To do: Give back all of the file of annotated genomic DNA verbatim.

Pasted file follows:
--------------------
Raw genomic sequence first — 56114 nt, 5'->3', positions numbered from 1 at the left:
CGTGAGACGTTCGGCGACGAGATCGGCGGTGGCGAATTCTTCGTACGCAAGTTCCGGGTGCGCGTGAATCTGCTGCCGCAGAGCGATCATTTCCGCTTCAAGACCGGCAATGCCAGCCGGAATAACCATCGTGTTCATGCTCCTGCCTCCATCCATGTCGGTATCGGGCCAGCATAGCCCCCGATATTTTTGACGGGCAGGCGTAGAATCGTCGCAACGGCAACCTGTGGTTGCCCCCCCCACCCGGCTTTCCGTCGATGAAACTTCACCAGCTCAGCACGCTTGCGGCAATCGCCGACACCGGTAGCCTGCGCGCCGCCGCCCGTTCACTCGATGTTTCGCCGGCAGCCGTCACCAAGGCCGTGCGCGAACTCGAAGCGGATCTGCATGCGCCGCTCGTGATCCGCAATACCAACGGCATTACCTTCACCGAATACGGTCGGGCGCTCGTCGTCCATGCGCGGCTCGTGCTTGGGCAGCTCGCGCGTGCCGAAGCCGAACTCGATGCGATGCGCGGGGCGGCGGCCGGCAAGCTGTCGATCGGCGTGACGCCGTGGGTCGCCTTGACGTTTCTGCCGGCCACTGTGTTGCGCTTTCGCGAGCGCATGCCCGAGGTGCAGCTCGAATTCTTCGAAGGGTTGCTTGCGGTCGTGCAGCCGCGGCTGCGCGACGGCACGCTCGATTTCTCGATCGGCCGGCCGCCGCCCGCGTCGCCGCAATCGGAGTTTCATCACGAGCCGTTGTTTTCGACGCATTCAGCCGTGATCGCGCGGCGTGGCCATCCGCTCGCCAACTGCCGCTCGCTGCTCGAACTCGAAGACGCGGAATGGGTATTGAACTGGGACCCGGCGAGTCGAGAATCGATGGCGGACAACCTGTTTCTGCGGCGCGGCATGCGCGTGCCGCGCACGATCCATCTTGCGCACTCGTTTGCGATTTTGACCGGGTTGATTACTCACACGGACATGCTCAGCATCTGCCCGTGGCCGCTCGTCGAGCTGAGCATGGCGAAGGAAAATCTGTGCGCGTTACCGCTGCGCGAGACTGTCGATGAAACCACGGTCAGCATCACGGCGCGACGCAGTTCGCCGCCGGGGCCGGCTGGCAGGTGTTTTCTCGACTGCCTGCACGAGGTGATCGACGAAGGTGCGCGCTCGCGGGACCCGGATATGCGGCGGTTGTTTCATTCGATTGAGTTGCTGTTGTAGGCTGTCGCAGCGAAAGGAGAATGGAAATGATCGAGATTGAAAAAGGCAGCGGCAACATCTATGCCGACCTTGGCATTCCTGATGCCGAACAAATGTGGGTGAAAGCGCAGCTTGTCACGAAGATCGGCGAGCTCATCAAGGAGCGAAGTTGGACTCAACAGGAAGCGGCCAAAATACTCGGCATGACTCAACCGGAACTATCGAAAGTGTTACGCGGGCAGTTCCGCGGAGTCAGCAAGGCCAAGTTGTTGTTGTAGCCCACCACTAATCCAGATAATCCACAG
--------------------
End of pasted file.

Raw genomic sequence first — 56114 nt, 5'->3', positions numbered from 1 at the left:
CGTGAGACGTTCGGCGACGAGATCGGCGGTGGCGAATTCTTCGTACGCAAGTTCCGGGTGCGCGTGAATCTGCTGCCGCAGAGCGATCATTTCCGCTTCAAGACCGGCAATGCCAGCCGGAATAACCATCGTGTTCATGCTCCTGCCTCCATCCATGTCGGTATCGGGCCAGCATAGCCCCCGATATTTTTGACGGGCAGGCGTAGAATCGTCGCAACGGCAACCTGTGGTTGCCCCCCCCACCCGGCTTTCCGTCGATGAAACTTCACCAGCTCAGCACGCTTGCGGCAATCGCCGACACCGGTAGCCTGCGCGCCGCCGCCCGTTCACTCGATGTTTCGCCGGCAGCCGTCACCAAGGCCGTGCGCGAACTCGAAGCGGATCTGCATGCGCCGCTCGTGATCCGCAATACCAACGGCATTACCTTCACCGAATACGGTCGGGCGCTCGTCGTCCATGCGCGGCTCGTGCTTGGGCAGCTCGCGCGTGCCGAAGCCGAACTCGATGCGATGCGCGGGGCGGCGGCCGGCAAGCTGTCGATCGGCGTGACGCCGTGGGTCGCCTTGACGTTTCTGCCGGCCACTGTGTTGCGCTTTCGCGAGCGCATGCCCGAGGTGCAGCTCGAATTCTTCGAAGGGTTGCTTGCGGTCGTGCAGCCGCGGCTGCGCGACGGCACGCTCGATTTCTCGATCGGCCGGCCGCCGCCCGCGTCGCCGCAATCGGAGTTTCATCACGAGCCGTTGTTTTCGACGCATTCAGCCGTGATCGCGCGGCGTGGCCATCCGCTCGCCAACTGCCGCTCGCTGCTCGAACTCGAAGACGCGGAATGGGTATTGAACTGGGACCCGGCGAGTCGAGAATCGATGGCGGACAACCTGTTTCTGCGGCGCGGCATGCGCGTGCCGCGCACGATCCATCTTGCGCACTCGTTTGCGATTTTGACCGGGTTGATTACTCACACGGACATGCTCAGCATCTGCCCGTGGCCGCTCGTCGAGCTGAGCATGGCGAAGGAAAATCTGTGCGCGTTACCGCTGCGCGAGACTGTCGATGAAACCACGGTCAGCATCACGGCGCGACGCAGTTCGCCGCCGGGGCCGGCTGGCAGGTGTTTTCTCGACTGCCTGCACGAGGTGATCGACGAAGGTGCGCGCTCGCGGGACCCGGATATGCGGCGGTTGTTTCATTCGATTGAGTTGCTGTTGTAGGCTGTCGCAGCGAAAGGAGAATGGAAATGATCGAGATTGAAAAAGGCAGCGGCAACATCTATGCCGACCTTGGCATTCCTGATGCCGAACAAATGTGGGTGAAAGCGCAGCTTGTCACGAAGATCGGCGAGCTCATCAAGGAGCGAAGTTGGACTCAACAGGAAGCGGCCAAAATACTCGGCATGACTCAACCGGAACTATCGAAAGTGTTACGCGGGCAGTTCCGCGGAGTCAGCAAGGCCAAGTTGTTGTTGTAGCCCACCACTAATCCAGATAATCCACAG